What kinds of things are you hoping to bring to the College of Public Health?

Silverman: One of the key things I want to do is make sure that we have systems in place that help us to have as diverse a faculty as possible, demographically as well as in the kind of research that they do, that can have an impact on the public's health. My hope is also…I have taught courses on public health ethics, and I'd like to explore opportunities to integrate more of that teaching into different places within the college. I teach negotiation and dispute resolution, and think those skills could be valuable to people coming out of our programs, as well as to our faculty.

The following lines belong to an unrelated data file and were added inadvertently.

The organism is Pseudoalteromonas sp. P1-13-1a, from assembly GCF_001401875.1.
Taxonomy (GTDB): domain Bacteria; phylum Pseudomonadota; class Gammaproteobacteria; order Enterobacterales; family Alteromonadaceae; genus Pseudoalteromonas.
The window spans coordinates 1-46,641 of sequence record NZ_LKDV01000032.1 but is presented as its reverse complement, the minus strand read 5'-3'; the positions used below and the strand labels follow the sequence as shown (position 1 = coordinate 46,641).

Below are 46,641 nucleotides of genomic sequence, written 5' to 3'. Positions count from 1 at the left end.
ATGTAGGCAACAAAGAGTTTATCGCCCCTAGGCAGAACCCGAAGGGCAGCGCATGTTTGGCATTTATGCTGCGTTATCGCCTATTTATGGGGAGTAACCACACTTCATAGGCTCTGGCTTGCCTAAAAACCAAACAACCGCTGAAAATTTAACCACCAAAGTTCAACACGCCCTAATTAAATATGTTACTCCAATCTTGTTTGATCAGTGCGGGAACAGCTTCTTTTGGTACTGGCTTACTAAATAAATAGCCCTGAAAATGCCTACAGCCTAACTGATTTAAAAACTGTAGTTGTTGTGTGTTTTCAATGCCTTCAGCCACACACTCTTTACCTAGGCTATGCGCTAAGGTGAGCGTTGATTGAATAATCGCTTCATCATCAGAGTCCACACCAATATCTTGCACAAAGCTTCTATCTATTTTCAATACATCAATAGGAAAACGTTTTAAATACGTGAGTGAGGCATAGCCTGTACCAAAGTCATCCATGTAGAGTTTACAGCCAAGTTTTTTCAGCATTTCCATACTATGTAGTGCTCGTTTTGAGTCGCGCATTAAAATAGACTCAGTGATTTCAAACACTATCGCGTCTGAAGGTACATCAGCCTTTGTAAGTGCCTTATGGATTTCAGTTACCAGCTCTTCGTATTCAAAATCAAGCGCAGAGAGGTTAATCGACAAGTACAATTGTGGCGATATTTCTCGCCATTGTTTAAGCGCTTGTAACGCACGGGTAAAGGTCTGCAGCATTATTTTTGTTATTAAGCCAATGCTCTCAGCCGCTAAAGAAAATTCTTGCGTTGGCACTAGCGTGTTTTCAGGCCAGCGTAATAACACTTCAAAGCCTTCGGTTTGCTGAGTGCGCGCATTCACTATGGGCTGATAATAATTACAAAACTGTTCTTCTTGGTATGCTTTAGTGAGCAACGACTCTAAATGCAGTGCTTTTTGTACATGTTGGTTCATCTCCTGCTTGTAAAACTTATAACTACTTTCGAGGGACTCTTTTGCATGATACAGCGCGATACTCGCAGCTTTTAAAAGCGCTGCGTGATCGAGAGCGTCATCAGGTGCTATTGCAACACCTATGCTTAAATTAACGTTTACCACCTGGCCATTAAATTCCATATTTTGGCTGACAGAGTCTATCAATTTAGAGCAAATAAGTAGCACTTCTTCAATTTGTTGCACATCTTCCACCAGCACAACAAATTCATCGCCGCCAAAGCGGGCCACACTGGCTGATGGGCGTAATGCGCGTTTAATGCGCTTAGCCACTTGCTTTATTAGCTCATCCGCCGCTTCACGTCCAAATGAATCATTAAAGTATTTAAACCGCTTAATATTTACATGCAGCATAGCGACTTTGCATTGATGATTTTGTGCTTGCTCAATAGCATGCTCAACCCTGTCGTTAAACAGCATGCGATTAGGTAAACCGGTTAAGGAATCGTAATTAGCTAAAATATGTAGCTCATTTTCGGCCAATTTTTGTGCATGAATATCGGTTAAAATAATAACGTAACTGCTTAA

I've become a collaborator with the Temple University Center for Public Health Law Research. They’re doing great cross-disciplinary work on things like policy surveillance. I’m really interested in interdisciplinary studies, and that is one of the great appeals of coming to Temple for me, just how many different types of issues are being tackled here. All the problems out in the world today are at these intersections of different disciplines. I'm really interested in being a collaborator with colleagues across the college, and across the campus and the community, to try to address these really tough challenges that are keeping people from having the chance to flourish.